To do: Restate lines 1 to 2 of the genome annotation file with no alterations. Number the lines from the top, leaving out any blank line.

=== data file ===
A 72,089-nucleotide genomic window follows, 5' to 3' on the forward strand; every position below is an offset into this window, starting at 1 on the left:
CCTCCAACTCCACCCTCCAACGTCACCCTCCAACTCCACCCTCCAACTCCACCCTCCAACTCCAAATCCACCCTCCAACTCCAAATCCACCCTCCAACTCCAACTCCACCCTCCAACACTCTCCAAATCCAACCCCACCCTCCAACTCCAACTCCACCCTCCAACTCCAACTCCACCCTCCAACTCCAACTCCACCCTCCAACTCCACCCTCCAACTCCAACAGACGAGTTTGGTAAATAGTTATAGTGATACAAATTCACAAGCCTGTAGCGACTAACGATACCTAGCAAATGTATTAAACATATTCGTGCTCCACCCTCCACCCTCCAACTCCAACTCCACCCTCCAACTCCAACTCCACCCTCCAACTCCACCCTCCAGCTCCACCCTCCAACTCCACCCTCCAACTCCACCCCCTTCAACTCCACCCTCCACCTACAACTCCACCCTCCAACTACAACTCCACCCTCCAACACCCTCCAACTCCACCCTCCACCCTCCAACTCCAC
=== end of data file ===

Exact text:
A 72,089-nucleotide genomic window follows, 5' to 3' on the forward strand; every position below is an offset into this window, starting at 1 on the left:
CCTCCAACTCCACCCTCCAACGTCACCCTCCAACTCCACCCTCCAACTCCACCCTCCAACTCCAAATCCACCCTCCAACTCCAAATCCACCCTCCAACTCCAACTCCACCCTCCAACACTCTCCAAATCCAACCCCACCCTCCAACTCCAACTCCACCCTCCAACTCCAACTCCACCCTCCAACTCCAACTCCACCCTCCAACTCCACCCTCCAACTCCAACAGACGAGTTTGGTAAATAGTTATAGTGATACAAATTCACAAGCCTGTAGCGACTAACGATACCTAGCAAATGTATTAAACATATTCGTGCTCCACCCTCCACCCTCCAACTCCAACTCCACCCTCCAACTCCAACTCCACCCTCCAACTCCACCCTCCAGCTCCACCCTCCAACTCCACCCTCCAACTCCACCCCCTTCAACTCCACCCTCCACCTACAACTCCACCCTCCAACTACAACTCCACCCTCCAACACCCTCCAACTCCACCCTCCACCCTCCAACTCCAC